Stop Measuring Calibration When Humans Disagree

Joris Baan, Wilker Aziz, Barbara Plank, Raquel Fernandez


Abstract
Calibration is a popular framework to evaluate whether a classifier knows when it does not know - i.e., its predictive probabilities are a good indication of how likely a prediction is to be correct. Correctness is commonly estimated against the human majority class. Recently, calibration to human majority has been measured on tasks where humans inherently disagree about which class applies. We show that measuring calibration to human majority given inherent disagreements is theoretically problematic, demonstrate this empirically on the ChaosNLI dataset, and derive several instance-level measures of calibration that capture key statistical properties of human judgements - including class frequency, ranking and entropy.
Anthology ID:
2022.emnlp-main.124
Volume:
Proceedings of the 2022 Conference on Empirical Methods in Natural Language Processing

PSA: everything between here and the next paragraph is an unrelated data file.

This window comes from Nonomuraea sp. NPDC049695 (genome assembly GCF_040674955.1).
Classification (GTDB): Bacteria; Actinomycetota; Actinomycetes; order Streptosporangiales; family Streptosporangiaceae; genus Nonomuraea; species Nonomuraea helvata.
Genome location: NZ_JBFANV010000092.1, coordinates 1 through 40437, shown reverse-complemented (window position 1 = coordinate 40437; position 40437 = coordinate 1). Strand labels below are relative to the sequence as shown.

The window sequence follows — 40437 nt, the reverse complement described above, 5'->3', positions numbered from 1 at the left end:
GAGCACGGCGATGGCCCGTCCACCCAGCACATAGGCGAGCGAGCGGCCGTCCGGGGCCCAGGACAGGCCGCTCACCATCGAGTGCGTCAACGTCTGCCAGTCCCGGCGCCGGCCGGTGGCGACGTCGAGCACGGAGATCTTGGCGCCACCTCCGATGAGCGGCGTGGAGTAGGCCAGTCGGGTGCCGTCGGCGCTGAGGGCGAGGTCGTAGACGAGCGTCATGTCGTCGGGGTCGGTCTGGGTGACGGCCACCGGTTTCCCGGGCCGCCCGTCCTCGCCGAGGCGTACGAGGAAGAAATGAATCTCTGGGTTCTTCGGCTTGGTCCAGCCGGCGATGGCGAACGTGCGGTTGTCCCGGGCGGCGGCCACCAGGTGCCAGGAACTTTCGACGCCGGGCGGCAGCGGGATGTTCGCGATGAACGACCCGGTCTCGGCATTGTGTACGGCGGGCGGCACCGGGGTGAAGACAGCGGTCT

Month:
December
Year:
2022
Address:
Abu Dhabi, United Arab Emirates
Venue:
EMNLP
SIG:
Publisher:
Association for Computational Linguistics
Note:
Pages:
1892–1915
Language:
URL:
https://aclanthology.org/2022.emnlp-main.124
DOI:
Bibkey:
Cite (ACL):
Joris Baan, Wilker Aziz, Barbara Plank, and Raquel Fernandez. 2022. Stop Measuring Calibration When Humans Disagree. In Proceedings of the 2022 Conference on Empirical Methods in Natural Language Processing, pages 1892–1915, Abu Dhabi, United Arab Emirates. Association for Computational Linguistics.
Cite (Informal):
Stop Measuring Calibration When Humans Disagree (Baan et al., EMNLP 2022)
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PDF:
https://preview.aclanthology.org/emnlp-22-ingestion/2022.emnlp-main.124.pdf